Finding out how long it takes to climb Kilimanjaro is one of the first things to do when planning your trip. Many of the popular routes will take a minimum of six days, but this can vary considerably according to your selected tour. In general, it is preferable to add a day or two in order to adjust to the altitude. Additionally, if you’re going to Tanzania, it makes sense to combine a Kilimanjaro trek with a safari, beach holiday or perhaps a bike ride
The difficulty levels for climbing Kilimanjaro vary depending on which route you take and your personal fitness level. Most trekkers find climbing Kilimanjaro at the moderate-very difficult level on the trail rating system. The biggest factor is how your body handles altitude. Kilimanjaro peaks at 5,895m (19,340’), which makes even simple trekking much more difficult
Once you’ve decided on your trip, you’ll need to factor in some time for training to climb Kilimanjaro. Training is essential for everyone, but will vary depending on your personal health and fitness. In general, it is recommended to train by engaging in frequent challenging hikes in the months prior to your climb.
The first people to successfully climb Mount Kilimanjaro were Hans Meyer and Ludwid Purtscheller in 1889.
Estimates range from 35,000 to 50,000 people, with that number expected to increase in the coming years.
The best airport to fly into to climb Kilimanjaro is the Kilimanjaro International Airport (JBO), located southwest of the Mount Kilimanjaro National Park. The nearest town is Moshi
The easiest way to climb Kilimanjaro is to book a tour before you leave. Planning the logistics, ensuring there is space at camps and hiring all the necessary guides and porters is a lot of work, and you should budget a few days at minimum if you want to do it once you arrive in Moshi. You’ll also need to be more flexible with your dates if you book your trip once in Moshi. As with all tours, book your Kilimanjaro trek with a reputable tour operator to maximize your chances of success.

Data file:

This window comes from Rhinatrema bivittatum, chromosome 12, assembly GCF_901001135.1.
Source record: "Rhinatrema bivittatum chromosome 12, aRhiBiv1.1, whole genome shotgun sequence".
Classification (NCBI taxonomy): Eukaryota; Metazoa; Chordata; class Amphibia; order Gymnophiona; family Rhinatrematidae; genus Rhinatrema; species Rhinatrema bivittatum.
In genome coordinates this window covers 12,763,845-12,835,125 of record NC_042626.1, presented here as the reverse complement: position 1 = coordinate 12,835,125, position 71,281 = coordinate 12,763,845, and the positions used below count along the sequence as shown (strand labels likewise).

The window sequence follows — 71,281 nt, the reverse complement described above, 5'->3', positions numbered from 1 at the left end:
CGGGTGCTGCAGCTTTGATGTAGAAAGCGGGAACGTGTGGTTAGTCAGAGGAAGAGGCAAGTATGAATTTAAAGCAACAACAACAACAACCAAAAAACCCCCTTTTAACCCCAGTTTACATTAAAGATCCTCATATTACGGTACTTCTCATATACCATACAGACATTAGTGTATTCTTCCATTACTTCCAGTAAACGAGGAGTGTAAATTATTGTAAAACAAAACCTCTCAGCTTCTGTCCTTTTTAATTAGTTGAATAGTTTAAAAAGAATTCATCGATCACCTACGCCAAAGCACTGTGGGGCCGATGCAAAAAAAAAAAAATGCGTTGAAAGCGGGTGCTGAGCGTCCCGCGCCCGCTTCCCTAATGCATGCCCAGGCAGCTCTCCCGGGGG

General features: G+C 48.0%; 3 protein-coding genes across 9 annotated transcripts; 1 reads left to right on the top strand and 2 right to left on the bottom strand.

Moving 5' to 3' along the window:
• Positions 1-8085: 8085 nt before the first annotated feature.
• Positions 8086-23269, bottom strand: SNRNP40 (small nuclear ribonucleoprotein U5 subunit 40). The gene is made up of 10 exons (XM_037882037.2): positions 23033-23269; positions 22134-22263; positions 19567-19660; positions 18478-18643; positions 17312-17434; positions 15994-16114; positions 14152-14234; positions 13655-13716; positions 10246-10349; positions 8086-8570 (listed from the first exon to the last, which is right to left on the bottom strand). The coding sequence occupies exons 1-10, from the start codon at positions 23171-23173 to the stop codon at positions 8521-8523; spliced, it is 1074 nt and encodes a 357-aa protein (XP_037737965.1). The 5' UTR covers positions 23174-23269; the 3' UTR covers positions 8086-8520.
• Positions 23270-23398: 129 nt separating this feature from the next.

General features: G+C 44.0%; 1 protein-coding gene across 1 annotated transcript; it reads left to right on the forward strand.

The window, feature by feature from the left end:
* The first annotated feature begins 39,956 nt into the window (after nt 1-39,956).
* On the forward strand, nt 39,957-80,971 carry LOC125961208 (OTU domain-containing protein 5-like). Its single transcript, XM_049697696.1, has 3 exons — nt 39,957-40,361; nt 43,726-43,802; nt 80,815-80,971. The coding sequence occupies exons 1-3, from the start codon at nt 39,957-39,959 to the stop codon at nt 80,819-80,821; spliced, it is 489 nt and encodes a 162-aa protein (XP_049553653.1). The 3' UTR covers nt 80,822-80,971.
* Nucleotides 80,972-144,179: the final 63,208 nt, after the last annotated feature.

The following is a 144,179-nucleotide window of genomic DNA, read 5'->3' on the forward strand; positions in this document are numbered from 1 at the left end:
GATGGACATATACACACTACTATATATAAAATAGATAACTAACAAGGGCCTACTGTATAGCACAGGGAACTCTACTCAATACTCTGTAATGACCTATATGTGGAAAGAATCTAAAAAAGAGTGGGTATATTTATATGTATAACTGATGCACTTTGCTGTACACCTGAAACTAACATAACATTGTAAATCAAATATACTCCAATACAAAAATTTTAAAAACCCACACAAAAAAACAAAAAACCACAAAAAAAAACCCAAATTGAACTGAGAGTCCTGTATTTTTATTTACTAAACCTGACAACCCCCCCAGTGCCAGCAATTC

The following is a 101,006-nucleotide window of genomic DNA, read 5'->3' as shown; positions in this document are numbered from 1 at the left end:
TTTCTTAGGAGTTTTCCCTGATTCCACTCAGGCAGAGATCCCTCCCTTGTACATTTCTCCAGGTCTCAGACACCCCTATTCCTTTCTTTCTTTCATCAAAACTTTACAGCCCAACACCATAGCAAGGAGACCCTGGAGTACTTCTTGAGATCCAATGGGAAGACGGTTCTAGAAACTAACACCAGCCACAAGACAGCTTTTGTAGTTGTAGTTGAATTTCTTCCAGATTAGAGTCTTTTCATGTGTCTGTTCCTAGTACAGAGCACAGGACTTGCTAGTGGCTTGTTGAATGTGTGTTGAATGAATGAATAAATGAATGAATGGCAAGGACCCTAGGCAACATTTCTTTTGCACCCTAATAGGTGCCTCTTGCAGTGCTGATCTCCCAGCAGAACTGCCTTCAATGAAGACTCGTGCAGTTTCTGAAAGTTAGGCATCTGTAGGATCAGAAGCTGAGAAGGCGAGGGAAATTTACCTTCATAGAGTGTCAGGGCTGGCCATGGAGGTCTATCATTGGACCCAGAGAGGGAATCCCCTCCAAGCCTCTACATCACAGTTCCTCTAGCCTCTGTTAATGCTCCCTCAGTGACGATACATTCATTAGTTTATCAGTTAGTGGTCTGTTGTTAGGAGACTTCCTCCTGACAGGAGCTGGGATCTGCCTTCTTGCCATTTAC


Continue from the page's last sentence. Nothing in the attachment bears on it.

You need no technical mountaineering skills for many of the routes that ascend Kilimanjaro, which is good to know, especially for beginners. You do not need any mountaineering expertise in order to navigate a Kilimanjaro trek. However, while it’s only a hike, it is at high altitude, and the trail can be challenging, requiring the use of hands in some places.
Due to the changes in altitude and switchback trails winding up the mountain, it’s advisable to have a decent, moderate level of fitness. Physical fitness isn’t the determinant factor for success, however, as both a 7-year old and an 89-year old have been known to successfully summit Kilimanjaro. Rather, a successful climb is determined by your overall health, your body’s ability to adapt to altitude, and most importantly, a positive attitude.
Check out this feature article about a 68-year-old Colorado woman who does all the training and planning for an eight-day group tour of 11 guests with three guides and 33 porters. Her inspiring story takes very unexpected turn when she reaches the to the top
You will cross at least 5 sub-climates to reach the summit. Mount Kilimanjaro is a world of its own, and as a free-standing mountain, it has no neighbors. Yet, on its own it stands tall and proud with a ring of perpetual snow and ice at the top. To reach it, you must trek across several different climate zones, from the hot, dusty desert all the way to the icy summit of Uhuru’s Peak. So pack wisely, and pack light, as there are weigh-in stations along the Kilimanjaro trek in order to control foot traffic and regulate how much climbers can carry.
Choosing a trusted Kilimanjaro Guide or tour operator is your best chance at success. Of the many people attempting to climb Mount Kilimanjaro, estimates suggest that only 65-70% will actually make it to the summit. Many people underestimate the challenge of climbing Kilimanjaro. But with the right tour operator, those chances increase to over 90%. Since the market is competitive, be sure to do your research in choosing a trusted Kilimanjaro tour operator Or Guide who will both challenge you, but keep your health and safety a priority.
Ultimately, climbing Kilimanjaro is a once in a lifetime achievement for most people. While getting to the top of Kilimanjaro is no easy feat, it is a remarkably satisfying experience for all those who attempt it.